When The Fast and the Furious hit the big screen in 2001, could anyone have predicted a tenth film would be in development 21 years later? For a moment, let's forget about the drama surrounding the most recent film. Let's forget about a Fiero flying to space. Let's forget about cars jumping between skyscrapers, or high-speed fights on 20-mile-long runways. Let's get back to basics with two automotive stars of that first flic.

Behold, the 1998 Mitsubishi Eclipse and 2000 Ford F-150 Lightning. These aren't original movie cars, but both do a great job of paying tribute to the film. Hoonigan brought them together for the latest episode of their dyno series on YouTube, and as you can probably guess, these rides aren't just for show.

The Eclipse is an all-wheel-drive GSX, and though the movie car was portrayed as being a hardcore racer, it was really a front-wheel-drive model with a stock engine. This one features a massaged 4G63 Mitsubishi four-cylinder, still displacing 2.0 litres but built with upgraded everything. Its single turbo creates 31 pounds (2.1 bar) of boost, and yes, the nitrous oxide bottles in the back are plumbed and ready. However, it's decided to not use them for the pulls.

The red F-150 Lightning had precious little screen time in the first film, portrayed as the shop truck Paul Walker's character used. In 2000, the Lightning was one of the faster factory stock vehicles you could buy thanks to its supercharged 5.4-litre V8, but alas, this particular truck doesn't have that engine. It doesn't even have a V8, instead wielding a "stock" Toyota 3.0-litre 2JZ inline-six. We can sense the anger from Lightning purists, but the theory behind this truck was to build a shop truck that Paul Walker would've wanted. And we all know how much he loved the A80 Supra.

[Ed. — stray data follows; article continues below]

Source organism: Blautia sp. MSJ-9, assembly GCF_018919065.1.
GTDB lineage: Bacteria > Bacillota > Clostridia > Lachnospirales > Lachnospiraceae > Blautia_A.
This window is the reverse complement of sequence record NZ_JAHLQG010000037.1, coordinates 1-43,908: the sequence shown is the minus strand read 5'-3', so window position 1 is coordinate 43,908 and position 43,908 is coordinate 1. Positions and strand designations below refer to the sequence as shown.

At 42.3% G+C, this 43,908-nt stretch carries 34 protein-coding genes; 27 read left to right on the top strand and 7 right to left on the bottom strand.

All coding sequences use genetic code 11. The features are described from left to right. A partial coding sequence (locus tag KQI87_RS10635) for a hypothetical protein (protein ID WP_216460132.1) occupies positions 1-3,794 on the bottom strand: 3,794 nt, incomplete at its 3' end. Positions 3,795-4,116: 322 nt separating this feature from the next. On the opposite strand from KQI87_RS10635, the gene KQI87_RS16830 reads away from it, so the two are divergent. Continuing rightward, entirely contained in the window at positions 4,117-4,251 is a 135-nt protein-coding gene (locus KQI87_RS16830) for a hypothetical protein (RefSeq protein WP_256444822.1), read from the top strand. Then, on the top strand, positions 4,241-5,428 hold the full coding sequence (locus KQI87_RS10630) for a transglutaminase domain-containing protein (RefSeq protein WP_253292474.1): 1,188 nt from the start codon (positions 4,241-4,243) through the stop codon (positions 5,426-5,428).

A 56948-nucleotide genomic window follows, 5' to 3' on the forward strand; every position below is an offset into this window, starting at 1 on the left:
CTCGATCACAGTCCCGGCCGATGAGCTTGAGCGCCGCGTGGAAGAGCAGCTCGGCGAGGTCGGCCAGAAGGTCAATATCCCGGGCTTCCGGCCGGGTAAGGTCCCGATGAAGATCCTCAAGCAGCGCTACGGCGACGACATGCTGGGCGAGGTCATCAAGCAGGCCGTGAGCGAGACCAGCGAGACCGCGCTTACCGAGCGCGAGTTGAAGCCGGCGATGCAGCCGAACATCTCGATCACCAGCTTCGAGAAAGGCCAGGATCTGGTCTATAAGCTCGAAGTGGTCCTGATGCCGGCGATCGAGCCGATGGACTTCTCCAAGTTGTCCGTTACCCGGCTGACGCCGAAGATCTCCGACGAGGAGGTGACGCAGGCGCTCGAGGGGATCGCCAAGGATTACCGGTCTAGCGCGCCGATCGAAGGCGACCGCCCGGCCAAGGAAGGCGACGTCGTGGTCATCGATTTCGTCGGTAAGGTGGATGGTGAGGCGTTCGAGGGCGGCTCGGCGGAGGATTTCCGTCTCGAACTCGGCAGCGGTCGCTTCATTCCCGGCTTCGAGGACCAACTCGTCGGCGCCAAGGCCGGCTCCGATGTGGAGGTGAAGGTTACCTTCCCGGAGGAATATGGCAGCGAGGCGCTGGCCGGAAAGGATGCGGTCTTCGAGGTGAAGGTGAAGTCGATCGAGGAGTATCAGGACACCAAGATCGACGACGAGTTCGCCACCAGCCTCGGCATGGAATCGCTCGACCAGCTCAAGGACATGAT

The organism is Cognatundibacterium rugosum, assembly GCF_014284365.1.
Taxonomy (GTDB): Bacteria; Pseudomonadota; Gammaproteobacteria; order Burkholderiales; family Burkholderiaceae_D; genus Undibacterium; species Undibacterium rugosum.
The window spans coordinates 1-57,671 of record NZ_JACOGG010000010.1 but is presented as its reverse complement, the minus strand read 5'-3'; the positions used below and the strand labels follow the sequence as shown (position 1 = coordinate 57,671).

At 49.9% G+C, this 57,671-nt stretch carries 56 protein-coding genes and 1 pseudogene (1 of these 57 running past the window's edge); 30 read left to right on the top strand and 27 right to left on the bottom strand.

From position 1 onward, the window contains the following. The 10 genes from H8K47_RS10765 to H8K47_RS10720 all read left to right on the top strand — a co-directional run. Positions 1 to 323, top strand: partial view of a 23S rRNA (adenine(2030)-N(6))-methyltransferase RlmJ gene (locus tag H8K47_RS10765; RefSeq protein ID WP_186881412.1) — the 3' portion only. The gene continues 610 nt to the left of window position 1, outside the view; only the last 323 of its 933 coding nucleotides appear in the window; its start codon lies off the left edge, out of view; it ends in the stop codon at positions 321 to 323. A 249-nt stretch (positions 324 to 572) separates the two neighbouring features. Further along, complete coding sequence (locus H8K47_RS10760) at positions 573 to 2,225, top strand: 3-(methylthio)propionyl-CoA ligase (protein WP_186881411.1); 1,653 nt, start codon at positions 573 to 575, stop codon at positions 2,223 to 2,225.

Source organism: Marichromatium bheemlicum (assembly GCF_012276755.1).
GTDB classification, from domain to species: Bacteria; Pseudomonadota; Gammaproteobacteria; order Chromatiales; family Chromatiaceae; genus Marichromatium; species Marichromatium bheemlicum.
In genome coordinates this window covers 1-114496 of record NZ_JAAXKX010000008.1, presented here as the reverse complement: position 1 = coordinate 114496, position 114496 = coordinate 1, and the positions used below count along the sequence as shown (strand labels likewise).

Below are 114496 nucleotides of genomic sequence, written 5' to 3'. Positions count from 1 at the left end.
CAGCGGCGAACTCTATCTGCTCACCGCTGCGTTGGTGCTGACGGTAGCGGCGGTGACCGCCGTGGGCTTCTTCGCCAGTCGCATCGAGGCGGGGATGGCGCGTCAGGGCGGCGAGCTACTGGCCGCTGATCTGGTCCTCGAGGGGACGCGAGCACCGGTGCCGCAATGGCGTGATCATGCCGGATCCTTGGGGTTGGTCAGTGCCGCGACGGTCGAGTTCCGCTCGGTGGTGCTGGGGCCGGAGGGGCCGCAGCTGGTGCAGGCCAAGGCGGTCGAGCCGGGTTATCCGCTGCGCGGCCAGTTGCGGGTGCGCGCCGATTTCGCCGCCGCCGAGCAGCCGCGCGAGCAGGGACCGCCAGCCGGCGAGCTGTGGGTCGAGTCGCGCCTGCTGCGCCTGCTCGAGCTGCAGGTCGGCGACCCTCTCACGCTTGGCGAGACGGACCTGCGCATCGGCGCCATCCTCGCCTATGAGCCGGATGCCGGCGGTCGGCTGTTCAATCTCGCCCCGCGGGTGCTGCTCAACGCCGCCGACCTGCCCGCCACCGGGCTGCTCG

As for that engine being stock, there are certainly some shenanigans at play. The video states there's an upgraded ECU and 25 pounds (1.7 bar) of boost – roughly double what you'd find in a stock Supra so take it all with a grain of salt. That holds especially true when, on the first of three dyno pulls, the Lightning lays down 568 bhp to the rear wheels. Meanwhile, the Eclipse isn't a slouch with 444 bhp on its first dyno run. However, the tires were actually spinning on the dyno when the boost hit, so yeah, there's a lot more power in that 2.0-litre to be realised.

What happens for the second and third pulls in this dyno showdown? The video is a keeper so we'll not spoil the ending, but here's a teaser. There's plenty of noise, lots of power, and some big surprises when all is said and done.